A second reason to worry about underrepresentation is more specific to an intellectual organization: it is that sameness of view causes ‘group think’; leading to lower quality output or less creativity from the group. Given Haidt’s own longstanding claim that conservatives have a richer social ontology than liberals – they understand the social world along dimensions to which liberals are blind, especially sanctity, loyalty, and authority – they might generate hypotheses which liberals would not. However, though liberals might not understand the world in these terms, it seems that they certainly understand that others do. In fact, liberals are very sensitive – it might be argued oversensitive – to signals of authority and group loyalty. Of course, liberals might be less likely propose explanations that presuppose that the sacred is real, but – even if one does not see that fact as an unalloyed benefit – it seems that for most explanations of social phenomena the hypothesis that subjects believe that the sacred is real is co-extensive with the hypothesis that they are right in seeing things in this way. It is only on some particular hypotheses, according to which God intervenes in the social world, that belief in the sacred will generate different predictions. And those hypotheses are bad ones.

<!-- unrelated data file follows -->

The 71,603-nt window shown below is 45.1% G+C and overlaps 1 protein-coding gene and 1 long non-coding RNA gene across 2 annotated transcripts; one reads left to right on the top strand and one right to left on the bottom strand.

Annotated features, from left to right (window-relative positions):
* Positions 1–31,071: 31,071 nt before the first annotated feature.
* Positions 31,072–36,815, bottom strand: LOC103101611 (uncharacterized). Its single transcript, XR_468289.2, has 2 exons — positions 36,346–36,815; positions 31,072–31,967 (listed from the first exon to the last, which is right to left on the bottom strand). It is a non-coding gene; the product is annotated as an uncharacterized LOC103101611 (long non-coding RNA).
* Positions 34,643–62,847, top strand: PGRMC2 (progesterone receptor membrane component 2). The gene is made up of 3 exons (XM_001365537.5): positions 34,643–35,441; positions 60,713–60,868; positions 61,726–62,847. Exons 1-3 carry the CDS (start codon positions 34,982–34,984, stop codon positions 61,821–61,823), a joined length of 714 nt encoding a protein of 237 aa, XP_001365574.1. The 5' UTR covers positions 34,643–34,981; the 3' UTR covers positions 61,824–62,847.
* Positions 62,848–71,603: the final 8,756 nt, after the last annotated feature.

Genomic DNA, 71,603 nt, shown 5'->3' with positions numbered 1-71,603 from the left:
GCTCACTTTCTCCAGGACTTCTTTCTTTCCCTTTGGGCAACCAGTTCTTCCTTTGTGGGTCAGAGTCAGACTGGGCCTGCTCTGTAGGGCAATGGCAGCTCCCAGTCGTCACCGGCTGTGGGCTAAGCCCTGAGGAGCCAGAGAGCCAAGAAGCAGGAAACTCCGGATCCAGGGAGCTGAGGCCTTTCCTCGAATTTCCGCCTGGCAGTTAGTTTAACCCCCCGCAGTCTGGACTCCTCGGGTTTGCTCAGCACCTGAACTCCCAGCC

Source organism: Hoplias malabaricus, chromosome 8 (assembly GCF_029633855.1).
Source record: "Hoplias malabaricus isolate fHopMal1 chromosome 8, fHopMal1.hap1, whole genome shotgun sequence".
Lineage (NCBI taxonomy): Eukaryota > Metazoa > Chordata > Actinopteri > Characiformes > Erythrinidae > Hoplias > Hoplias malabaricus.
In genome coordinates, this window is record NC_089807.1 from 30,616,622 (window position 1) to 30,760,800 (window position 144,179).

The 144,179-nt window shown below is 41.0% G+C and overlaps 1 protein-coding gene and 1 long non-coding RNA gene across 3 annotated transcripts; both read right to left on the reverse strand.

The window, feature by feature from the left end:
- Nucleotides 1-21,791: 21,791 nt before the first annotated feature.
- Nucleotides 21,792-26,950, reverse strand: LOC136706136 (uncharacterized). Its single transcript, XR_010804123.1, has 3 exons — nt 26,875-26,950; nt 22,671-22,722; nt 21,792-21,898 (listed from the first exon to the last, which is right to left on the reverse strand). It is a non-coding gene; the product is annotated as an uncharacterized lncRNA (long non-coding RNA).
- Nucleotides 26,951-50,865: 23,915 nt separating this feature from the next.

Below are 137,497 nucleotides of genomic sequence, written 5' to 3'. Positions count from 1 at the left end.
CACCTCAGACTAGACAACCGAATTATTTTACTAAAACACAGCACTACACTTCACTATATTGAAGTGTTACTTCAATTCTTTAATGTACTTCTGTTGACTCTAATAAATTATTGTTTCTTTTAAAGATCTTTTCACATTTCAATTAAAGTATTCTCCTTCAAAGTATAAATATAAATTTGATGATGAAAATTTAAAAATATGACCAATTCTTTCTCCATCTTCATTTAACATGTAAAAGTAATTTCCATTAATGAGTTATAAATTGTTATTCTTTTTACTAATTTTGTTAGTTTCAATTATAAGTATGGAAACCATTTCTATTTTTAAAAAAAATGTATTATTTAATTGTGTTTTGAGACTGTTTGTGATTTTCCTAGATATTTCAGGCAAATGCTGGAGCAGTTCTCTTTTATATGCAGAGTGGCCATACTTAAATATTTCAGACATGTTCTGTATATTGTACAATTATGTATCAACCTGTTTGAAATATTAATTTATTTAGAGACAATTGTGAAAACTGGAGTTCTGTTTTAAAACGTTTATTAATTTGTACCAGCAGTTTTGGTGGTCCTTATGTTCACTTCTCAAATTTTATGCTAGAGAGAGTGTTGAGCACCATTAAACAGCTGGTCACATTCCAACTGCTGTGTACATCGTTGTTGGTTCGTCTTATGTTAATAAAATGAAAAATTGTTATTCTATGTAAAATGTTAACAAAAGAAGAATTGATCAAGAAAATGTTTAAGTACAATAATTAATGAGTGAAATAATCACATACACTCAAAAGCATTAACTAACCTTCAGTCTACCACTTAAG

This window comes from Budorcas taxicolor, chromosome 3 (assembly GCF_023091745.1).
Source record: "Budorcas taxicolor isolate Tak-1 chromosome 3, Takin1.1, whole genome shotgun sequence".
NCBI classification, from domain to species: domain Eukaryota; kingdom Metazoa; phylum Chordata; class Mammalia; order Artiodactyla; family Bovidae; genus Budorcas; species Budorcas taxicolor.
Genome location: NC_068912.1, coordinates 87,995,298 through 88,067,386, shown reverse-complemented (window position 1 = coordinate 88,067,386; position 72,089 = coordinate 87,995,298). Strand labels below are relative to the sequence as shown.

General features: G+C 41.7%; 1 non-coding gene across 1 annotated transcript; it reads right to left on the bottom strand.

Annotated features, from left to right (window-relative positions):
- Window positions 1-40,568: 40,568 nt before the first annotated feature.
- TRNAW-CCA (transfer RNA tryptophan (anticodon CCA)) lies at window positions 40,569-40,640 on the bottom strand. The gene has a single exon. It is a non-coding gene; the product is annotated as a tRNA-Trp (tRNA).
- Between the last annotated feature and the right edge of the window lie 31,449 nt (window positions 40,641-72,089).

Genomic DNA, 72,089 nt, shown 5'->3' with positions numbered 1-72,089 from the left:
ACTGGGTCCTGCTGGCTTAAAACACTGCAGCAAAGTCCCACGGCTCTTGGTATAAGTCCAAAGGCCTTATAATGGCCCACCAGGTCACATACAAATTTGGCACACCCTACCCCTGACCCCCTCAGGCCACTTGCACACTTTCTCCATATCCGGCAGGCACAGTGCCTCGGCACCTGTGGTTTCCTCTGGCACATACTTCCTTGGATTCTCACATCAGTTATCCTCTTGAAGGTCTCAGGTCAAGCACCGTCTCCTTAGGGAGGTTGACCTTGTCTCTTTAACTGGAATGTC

At very least, it seems that there are much more important things to worry about than the underrepresentation of conservatives in social psychology. As Paul Krugman suggests, affirmative action for liberals in the military – given that the military has genuine power – might be much more important. It is worth the while of social scientists to investigate the causes and the effects of the imbalance in academia in general and in particular fields, but funding that work ought to be a much higher priority than the affirmative action proposal Haidt puts forward.

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6 Responses to Affirmative Action in Social Psychology?

  • Neil:
    Yes, these are exactly the two reasons that I called for affirmative action for conservatives. I don't care at all about underrepresentation of any group. I care about discrimination and about groupthink. I hope your readers will view the talk itself, and my supplementary materials, on this page: http://people.virginia.edu/~jdh6n/postpartisan.html